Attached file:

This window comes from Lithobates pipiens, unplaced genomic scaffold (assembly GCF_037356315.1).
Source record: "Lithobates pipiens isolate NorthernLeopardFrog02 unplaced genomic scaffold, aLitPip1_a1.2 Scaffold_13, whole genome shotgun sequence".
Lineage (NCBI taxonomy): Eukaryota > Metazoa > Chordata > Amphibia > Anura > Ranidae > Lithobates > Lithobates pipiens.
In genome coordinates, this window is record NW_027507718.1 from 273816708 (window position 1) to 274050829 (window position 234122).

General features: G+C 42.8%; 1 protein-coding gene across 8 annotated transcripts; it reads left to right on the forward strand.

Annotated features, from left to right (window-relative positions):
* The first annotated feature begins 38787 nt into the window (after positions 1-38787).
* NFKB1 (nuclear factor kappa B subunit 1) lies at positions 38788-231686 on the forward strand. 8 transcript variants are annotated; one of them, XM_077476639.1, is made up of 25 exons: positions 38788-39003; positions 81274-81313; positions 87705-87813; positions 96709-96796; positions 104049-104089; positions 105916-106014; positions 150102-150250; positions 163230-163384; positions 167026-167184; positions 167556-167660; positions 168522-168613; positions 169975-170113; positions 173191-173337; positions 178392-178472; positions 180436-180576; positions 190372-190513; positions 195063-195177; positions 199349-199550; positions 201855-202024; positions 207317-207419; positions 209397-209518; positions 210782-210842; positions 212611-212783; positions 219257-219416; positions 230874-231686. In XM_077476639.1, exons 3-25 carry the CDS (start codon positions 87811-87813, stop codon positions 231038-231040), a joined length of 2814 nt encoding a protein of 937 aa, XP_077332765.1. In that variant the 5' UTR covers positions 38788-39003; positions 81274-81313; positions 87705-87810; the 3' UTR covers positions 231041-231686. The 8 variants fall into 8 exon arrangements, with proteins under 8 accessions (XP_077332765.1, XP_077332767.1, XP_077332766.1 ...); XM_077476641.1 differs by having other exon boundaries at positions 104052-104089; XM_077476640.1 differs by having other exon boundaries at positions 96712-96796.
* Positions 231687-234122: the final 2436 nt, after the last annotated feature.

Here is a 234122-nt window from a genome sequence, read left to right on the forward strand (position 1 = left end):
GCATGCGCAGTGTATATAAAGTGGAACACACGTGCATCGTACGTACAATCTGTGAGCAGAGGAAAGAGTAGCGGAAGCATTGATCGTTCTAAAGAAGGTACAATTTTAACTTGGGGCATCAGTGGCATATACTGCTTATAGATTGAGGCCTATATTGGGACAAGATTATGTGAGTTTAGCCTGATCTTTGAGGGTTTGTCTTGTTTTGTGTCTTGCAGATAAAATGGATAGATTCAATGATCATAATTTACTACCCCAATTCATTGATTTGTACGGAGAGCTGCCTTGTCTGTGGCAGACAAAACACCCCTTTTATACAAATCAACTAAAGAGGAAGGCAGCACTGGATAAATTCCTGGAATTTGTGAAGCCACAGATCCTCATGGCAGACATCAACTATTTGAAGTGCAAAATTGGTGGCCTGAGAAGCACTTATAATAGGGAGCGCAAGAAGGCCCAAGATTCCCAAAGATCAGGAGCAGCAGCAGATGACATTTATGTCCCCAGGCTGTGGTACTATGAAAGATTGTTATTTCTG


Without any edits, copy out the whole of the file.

This window comes from Lithobates pipiens, unplaced genomic scaffold (assembly GCF_037356315.1).
Source record: "Lithobates pipiens isolate NorthernLeopardFrog02 unplaced genomic scaffold, aLitPip1_a1.2 Scaffold_13, whole genome shotgun sequence".
Lineage (NCBI taxonomy): Eukaryota > Metazoa > Chordata > Amphibia > Anura > Ranidae > Lithobates > Lithobates pipiens.
In genome coordinates, this window is record NW_027507718.1 from 273816708 (window position 1) to 274050829 (window position 234122).

General features: G+C 42.8%; 1 protein-coding gene across 8 annotated transcripts; it reads left to right on the forward strand.

Annotated features, from left to right (window-relative positions):
* The first annotated feature begins 38787 nt into the window (after positions 1-38787).
* NFKB1 (nuclear factor kappa B subunit 1) lies at positions 38788-231686 on the forward strand. 8 transcript variants are annotated; one of them, XM_077476639.1, is made up of 25 exons: positions 38788-39003; positions 81274-81313; positions 87705-87813; positions 96709-96796; positions 104049-104089; positions 105916-106014; positions 150102-150250; positions 163230-163384; positions 167026-167184; positions 167556-167660; positions 168522-168613; positions 169975-170113; positions 173191-173337; positions 178392-178472; positions 180436-180576; positions 190372-190513; positions 195063-195177; positions 199349-199550; positions 201855-202024; positions 207317-207419; positions 209397-209518; positions 210782-210842; positions 212611-212783; positions 219257-219416; positions 230874-231686. In XM_077476639.1, exons 3-25 carry the CDS (start codon positions 87811-87813, stop codon positions 231038-231040), a joined length of 2814 nt encoding a protein of 937 aa, XP_077332765.1. In that variant the 5' UTR covers positions 38788-39003; positions 81274-81313; positions 87705-87810; the 3' UTR covers positions 231041-231686. The 8 variants fall into 8 exon arrangements, with proteins under 8 accessions (XP_077332765.1, XP_077332767.1, XP_077332766.1 ...); XM_077476641.1 differs by having other exon boundaries at positions 104052-104089; XM_077476640.1 differs by having other exon boundaries at positions 96712-96796.
* Positions 231687-234122: the final 2436 nt, after the last annotated feature.

Here is a 234122-nt window from a genome sequence, read left to right on the forward strand (position 1 = left end):
GCATGCGCAGTGTATATAAAGTGGAACACACGTGCATCGTACGTACAATCTGTGAGCAGAGGAAAGAGTAGCGGAAGCATTGATCGTTCTAAAGAAGGTACAATTTTAACTTGGGGCATCAGTGGCATATACTGCTTATAGATTGAGGCCTATATTGGGACAAGATTATGTGAGTTTAGCCTGATCTTTGAGGGTTTGTCTTGTTTTGTGTCTTGCAGATAAAATGGATAGATTCAATGATCATAATTTACTACCCCAATTCATTGATTTGTACGGAGAGCTGCCTTGTCTGTGGCAGACAAAACACCCCTTTTATACAAATCAACTAAAGAGGAAGGCAGCACTGGATAAATTCCTGGAATTTGTGAAGCCACAGATCCTCATGGCAGACATCAACTATTTGAAGTGCAAAATTGGTGGCCTGAGAAGCACTTATAATAGGGAGCGCAAGAAGGCCCAAGATTCCCAAAGATCAGGAGCAGCAGCAGATGACATTTATGTCCCCAGGCTGTGGTACTATGAAAGATTGTTATTTCTG